High fives (top)

Florida State's players exchange high fives after defeating Arkansas to remain in the winners bracket.

With two of the final at-large teams to make the NCAA tournament knocking off a pair of national seeds, Saturday’s first day of the College World Series proved that anything can happen at TD Ameritrade Park.

Florida State followed Michigan’s 5-3 upset of No. 8 Texas Tech with a 1-0 victory over No. 5 Arkansas in front of 26,155, scoring the game’s lone run on a sacrifice fly in the ninth inning.

J.C. Flowers threw his hands in the air as he crossed the plate after right fielder Heston Kjerstad hauled in a fly ball by Nander De Sedas. Flowers then pitched a 1-2-3 ninth to close out the win.

“There was a lot of emotion,” said Flowers, FSU’s center fielder. “It was a close game all the way through. Arkansas played really, really well. At the end of the day, one team’s going to come out on top. I was just happy to be able to score the first — and only — run and be able to close it out for my team.”

Florida State starter Drew Parrish (9-5) threw eight shutout innings, stranding the potential go-ahead run at third in the bottom of the eighth with a pair of strikeouts to send it scoreless to the ninth.

Flowers was hit by a Cody Scroggins pitch to open that inning, then was racing toward second on a hit-and-run when teammate Carter Smith sent a ball up the middle that Scroggins got his pitching hand on.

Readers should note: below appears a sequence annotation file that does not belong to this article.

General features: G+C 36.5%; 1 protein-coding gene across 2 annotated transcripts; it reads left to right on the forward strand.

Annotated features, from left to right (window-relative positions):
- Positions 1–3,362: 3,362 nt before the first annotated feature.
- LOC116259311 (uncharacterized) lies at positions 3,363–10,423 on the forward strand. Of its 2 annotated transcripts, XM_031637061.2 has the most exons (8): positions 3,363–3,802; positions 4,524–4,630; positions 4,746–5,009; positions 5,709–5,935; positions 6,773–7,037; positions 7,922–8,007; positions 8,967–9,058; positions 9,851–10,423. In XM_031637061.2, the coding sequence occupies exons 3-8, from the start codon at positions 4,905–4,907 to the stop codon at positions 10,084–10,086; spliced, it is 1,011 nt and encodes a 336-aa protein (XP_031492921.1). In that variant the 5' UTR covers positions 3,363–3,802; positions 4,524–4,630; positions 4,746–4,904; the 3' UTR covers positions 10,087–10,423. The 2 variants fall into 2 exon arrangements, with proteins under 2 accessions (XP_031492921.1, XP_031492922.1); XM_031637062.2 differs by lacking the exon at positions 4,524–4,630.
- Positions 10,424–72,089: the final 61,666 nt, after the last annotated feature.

Arkansas shortstop Casey Martin fielded it near the second base bag and tagged Flowers, who had gone into a hard feet-first slide. The collision sent the ball and Martin’s glove flying across the infield.

Drew Parrish

Drew Parrish earned the win in the pitchers duel between Florida State and Arkansas.

“I stuck my glove out to try to touch him and ended up putting it right on his chest,” Martin said. “He came in hard and took my arm with him. The ball went flying. My glove went flying. It wasn’t intentional. That’s just part of the game sometimes. That’s just baseball.

“Some days the ball just hops a little funny.”

Martin, who had an ice bag taped to his glove-side shoulder after the game, did what he could on the play. But Flowers was safe because the ball had been jarred loose. Matheu Nelson then bunted him to third.

De Sedas lifted the fly ball to right field off Matt Cronin, who had replaced Scroggins after the play at second base. Kjerstad’s throw to home from right was short and up the line. Flowers scored standing up, then recorded a groundout, lineout and strikeout to end the game after coming in from center to pitch.

Parrish, an eighth-round pick of the Kansas City Royals, traded zeroes with Arkansas starter Isaiah Campbell, who was stellar in seven shutout innings. Campbell, the losing pitcher in last year’s CWS championship finale, fanned 10 while never allowing a runner past second base. Like Parrish, he gave up five hits while walking two.

“It’s fun when you’re battling, putting up zeros,” said Campbell, who got a no-decision. “It’s the biggest stage in baseball. And to do it in front of 26,000 fans, it’s special. We gave the fans a treat, pitcher duel.”

Parrish ranked Saturday’s performance above all his others because of the stage it was on.

De Sedas

Nander De Sedas is lifted up in the dugout after hitting an RBI sacrifice fly to bring home J.C. Flowers for the game-winning run.